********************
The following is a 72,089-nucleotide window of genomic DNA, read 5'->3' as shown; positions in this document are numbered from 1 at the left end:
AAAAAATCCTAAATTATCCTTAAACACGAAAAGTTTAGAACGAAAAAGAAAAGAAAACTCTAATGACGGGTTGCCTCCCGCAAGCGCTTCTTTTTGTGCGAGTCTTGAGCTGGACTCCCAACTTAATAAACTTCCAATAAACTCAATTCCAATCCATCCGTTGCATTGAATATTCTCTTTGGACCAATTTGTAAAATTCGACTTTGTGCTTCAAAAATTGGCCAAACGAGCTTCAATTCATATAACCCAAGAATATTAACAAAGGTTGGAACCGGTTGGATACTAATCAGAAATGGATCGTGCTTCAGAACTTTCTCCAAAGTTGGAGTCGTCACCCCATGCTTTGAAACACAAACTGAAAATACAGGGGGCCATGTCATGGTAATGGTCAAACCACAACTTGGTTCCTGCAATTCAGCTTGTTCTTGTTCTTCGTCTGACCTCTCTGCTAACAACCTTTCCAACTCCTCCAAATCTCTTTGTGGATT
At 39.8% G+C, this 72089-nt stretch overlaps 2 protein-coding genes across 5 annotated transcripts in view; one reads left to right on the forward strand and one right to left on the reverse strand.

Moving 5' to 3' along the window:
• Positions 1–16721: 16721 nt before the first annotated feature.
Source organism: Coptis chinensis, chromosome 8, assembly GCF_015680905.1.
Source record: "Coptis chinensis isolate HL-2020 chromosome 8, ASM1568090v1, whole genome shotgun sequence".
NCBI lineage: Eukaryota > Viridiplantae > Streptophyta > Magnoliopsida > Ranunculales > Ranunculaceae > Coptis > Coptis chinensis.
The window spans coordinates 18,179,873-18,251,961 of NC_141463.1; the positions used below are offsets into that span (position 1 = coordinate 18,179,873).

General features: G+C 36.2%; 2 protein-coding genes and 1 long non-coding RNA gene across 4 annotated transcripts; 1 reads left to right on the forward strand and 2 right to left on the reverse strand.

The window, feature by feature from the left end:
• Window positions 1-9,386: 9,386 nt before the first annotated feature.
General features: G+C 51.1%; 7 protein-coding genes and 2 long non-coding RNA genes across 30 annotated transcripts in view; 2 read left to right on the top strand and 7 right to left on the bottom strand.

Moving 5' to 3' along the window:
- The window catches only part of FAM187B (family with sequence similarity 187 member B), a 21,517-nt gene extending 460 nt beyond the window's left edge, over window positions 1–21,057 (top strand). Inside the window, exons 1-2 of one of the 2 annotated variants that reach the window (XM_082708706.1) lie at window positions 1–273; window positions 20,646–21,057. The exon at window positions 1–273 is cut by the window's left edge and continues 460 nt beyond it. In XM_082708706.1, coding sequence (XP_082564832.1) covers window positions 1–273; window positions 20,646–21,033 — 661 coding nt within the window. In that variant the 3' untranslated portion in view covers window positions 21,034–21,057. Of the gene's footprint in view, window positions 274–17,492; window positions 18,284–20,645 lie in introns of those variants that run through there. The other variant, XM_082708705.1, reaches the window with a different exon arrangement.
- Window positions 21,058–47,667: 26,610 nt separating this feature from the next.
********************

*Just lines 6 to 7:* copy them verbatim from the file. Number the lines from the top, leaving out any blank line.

Source organism: Coptis chinensis, chromosome 8, assembly GCF_015680905.1.
Source record: "Coptis chinensis isolate HL-2020 chromosome 8, ASM1568090v1, whole genome shotgun sequence".